Bill Comrey


Hello fellow Signal Corps veterans....

Was anyone with the 21st Signal Group from 1966 to 1972, in Nha Trang and Tuy Hoa, Viet Nam? If so, please contact me, we've got a website going. You're invited to join the Roster.

Name: Bill Comrey


City: Harrisburg, PA

Served: 43rd Signal BN HHD Co., Tropo Hill, Pleiku, 1968
21st Signal Group Aviation Co., Nha Trang Airfield, 1969

My Story:

Oh boy, where do I begin... I switched from a full time to part time college student in the Fall of 1967 and was promptly drafted on December 23, 1967 (Greetings from Uncle Sam and Merry Xmas..!!). I completed my basic training at Fort Benning, Georgia. While there I resigned my Draft status and re-enlisted for a 3 year term to obtain a Critical MOS. This action assured me I would not go to Infantry AIT School. I completed two Critical MOS classes at the Quartermaster School at Fort Lee, Virginia. I obtained E4 from the first school and obtained the rank of E5 from the second school.

I was six months into the U.S. Army they slapped the rank of SP5 on my shoulder. During my 3 year enlistment my 180 day E5 program made many career military guys upset with me and/or the Army. Many E6s and E7s had to serve 4 to 5 years to get the rank of E5 prior to the Vietnam War buildup and it's acceleration program (Critical MOS).

After I obtained the rank of SP4, during my AIT, I drove home to Harrisburg, PA, and married my high school sweetheart. Since I was married I was allowed to move off base. Which my new bride and I did. We rented a trailer. Many things were going on in our lives then. In 1968, President Johnson decided not to run for re-election, Martin L. King and Bobby Kennedy were killed, and some cities in the USA were rioting. Some troops from Fort Lee were sent to Washington, DC for guard duty. I was lucky enough to stay in my AIT school.

I went to Vietnam in August of 1968. My stretch DC8 nearly crashed on takeoff at Anchorage, Alaska. It was too heavy, and we just cleared the 10 foot tall chain link fence at the end of the 2 mile runway. Got to Cam Ranh Bay, got my first breath of Vietnam's humid putrid air. I asked for my weapon and was informed I'd get one in Pleiku. I was also told not to worry, Cam Ranh Bay never gets any pressure from the V.C. That night the Korean R.O.K. base next to the CRB Replacement center took mortar rounds and they killed several V.C. on their perimeter. This was the first V.C. contact CRB and the Rocks had in the past 6 months. That was my first day welcome to Vietnam.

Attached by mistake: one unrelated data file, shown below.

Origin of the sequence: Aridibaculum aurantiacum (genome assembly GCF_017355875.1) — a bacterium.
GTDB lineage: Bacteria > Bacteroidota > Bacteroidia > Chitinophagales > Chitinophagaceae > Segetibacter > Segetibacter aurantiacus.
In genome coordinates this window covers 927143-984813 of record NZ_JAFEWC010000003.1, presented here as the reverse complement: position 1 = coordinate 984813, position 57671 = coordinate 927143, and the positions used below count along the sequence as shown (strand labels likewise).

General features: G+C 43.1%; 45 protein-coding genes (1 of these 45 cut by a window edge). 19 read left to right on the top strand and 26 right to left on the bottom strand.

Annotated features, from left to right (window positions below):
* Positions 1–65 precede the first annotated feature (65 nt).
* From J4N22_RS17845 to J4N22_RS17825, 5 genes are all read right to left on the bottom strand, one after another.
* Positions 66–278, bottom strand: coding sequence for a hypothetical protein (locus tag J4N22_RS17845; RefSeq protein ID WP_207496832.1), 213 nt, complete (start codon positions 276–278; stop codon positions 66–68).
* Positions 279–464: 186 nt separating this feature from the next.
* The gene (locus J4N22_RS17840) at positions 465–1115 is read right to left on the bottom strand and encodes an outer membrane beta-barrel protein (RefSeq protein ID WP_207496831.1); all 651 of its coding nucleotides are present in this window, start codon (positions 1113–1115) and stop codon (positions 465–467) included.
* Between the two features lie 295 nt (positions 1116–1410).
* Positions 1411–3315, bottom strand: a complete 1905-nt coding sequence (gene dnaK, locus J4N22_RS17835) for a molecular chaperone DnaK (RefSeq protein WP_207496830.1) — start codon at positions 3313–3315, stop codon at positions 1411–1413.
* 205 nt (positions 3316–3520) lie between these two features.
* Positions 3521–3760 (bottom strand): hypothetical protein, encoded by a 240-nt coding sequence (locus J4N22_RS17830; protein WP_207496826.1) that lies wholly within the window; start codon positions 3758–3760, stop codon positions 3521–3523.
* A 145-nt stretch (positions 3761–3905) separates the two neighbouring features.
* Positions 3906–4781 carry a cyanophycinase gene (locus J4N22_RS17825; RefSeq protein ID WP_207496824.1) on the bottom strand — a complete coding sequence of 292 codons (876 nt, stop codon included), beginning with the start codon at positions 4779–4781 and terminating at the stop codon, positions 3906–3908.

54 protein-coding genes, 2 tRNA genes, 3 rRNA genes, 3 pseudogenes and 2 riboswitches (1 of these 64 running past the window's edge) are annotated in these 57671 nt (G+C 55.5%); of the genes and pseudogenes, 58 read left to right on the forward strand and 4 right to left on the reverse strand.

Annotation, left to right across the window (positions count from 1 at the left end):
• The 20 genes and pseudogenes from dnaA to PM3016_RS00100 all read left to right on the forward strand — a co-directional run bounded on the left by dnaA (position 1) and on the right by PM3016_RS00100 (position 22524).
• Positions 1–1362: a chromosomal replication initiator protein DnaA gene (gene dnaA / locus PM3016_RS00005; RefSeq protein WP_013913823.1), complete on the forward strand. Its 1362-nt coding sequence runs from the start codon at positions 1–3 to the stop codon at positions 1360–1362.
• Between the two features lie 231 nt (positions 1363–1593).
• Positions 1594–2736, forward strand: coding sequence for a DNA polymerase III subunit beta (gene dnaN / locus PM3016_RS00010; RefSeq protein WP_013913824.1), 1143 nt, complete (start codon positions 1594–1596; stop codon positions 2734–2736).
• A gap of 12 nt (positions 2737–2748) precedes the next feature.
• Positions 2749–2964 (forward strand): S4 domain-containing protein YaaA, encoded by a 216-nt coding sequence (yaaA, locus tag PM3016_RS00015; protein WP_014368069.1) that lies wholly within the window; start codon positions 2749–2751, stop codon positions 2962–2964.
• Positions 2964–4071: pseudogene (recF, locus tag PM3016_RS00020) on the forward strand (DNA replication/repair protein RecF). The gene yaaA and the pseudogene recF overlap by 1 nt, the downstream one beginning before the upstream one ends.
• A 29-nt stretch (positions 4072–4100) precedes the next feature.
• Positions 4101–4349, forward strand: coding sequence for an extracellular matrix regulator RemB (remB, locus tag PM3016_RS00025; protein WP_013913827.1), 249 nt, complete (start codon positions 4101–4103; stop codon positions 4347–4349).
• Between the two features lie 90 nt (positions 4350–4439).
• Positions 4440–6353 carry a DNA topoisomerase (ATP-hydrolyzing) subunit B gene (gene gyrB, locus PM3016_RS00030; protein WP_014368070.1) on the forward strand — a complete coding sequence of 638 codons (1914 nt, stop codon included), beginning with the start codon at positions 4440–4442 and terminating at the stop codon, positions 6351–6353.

I spent the next 4 months at the 43rd Signal Battalion HQ CO on Tropo Hill, just north of the Pleiku Airbase. My MOS was 76T20, and I was sent to the 43rd to set up a spare parts supply division for 4 Hueys that were on their way to the 43rd. Just as I got all my parts order forms authorized, I was informed our 4 Hueys were diverted to the home Aviation base at the 21st Signal Group in Nha Trang. It took our Commanding Officer 3 months to get my orders cut to transfer me to Nha Trang.

On December 28, 1968, I transferred to the 21st Signal Group. What a bummer, we had a great New Year's Party planned at the EM club at the MACV and II Corp Compound on Tropo Hill. When I arrived at the Aviation Detachment of the 21st Signal, I was assigned to be the new Aviation Parts Supply guy. Everyone called me the Tech Sergeant, but I was only a SP5. The slot I worked in was an E6 slot, but I declined to go to the board for consideration of promotion to Staff Sergeant. I knew I wasn't going to stay in the Army, so I told my First Sgt. to keep the promotion for a career man.